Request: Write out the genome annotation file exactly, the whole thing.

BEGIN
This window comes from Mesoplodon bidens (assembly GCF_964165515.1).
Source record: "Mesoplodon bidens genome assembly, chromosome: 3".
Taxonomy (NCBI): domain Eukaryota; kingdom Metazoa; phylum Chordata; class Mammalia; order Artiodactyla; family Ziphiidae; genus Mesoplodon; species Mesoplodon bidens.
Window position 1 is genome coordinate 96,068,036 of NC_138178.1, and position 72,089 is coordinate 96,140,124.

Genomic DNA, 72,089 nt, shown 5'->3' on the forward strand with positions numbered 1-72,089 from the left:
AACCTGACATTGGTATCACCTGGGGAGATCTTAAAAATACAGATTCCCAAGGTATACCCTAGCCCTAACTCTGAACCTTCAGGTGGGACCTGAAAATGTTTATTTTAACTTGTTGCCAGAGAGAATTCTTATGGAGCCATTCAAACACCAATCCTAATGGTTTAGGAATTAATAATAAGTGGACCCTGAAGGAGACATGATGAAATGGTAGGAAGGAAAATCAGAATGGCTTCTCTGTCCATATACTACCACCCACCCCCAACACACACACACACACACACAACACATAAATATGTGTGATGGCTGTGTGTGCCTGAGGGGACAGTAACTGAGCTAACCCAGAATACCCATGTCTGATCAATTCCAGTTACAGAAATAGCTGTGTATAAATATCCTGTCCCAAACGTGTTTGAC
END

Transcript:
This window comes from Mesoplodon bidens (assembly GCF_964165515.1).
Source record: "Mesoplodon bidens genome assembly, chromosome: 3".
Taxonomy (NCBI): domain Eukaryota; kingdom Metazoa; phylum Chordata; class Mammalia; order Artiodactyla; family Ziphiidae; genus Mesoplodon; species Mesoplodon bidens.
Window position 1 is genome coordinate 96,068,036 of NC_138178.1, and position 72,089 is coordinate 96,140,124.

Genomic DNA, 72,089 nt, shown 5'->3' on the forward strand with positions numbered 1-72,089 from the left:
AACCTGACATTGGTATCACCTGGGGAGATCTTAAAAATACAGATTCCCAAGGTATACCCTAGCCCTAACTCTGAACCTTCAGGTGGGACCTGAAAATGTTTATTTTAACTTGTTGCCAGAGAGAATTCTTATGGAGCCATTCAAACACCAATCCTAATGGTTTAGGAATTAATAATAAGTGGACCCTGAAGGAGACATGATGAAATGGTAGGAAGGAAAATCAGAATGGCTTCTCTGTCCATATACTACCACCCACCCCCAACACACACACACACACACACAACACATAAATATGTGTGATGGCTGTGTGTGCCTGAGGGGACAGTAACTGAGCTAACCCAGAATACCCATGTCTGATCAATTCCAGTTACAGAAATAGCTGTGTATAAATATCCTGTCCCAAACGTGTTTGAC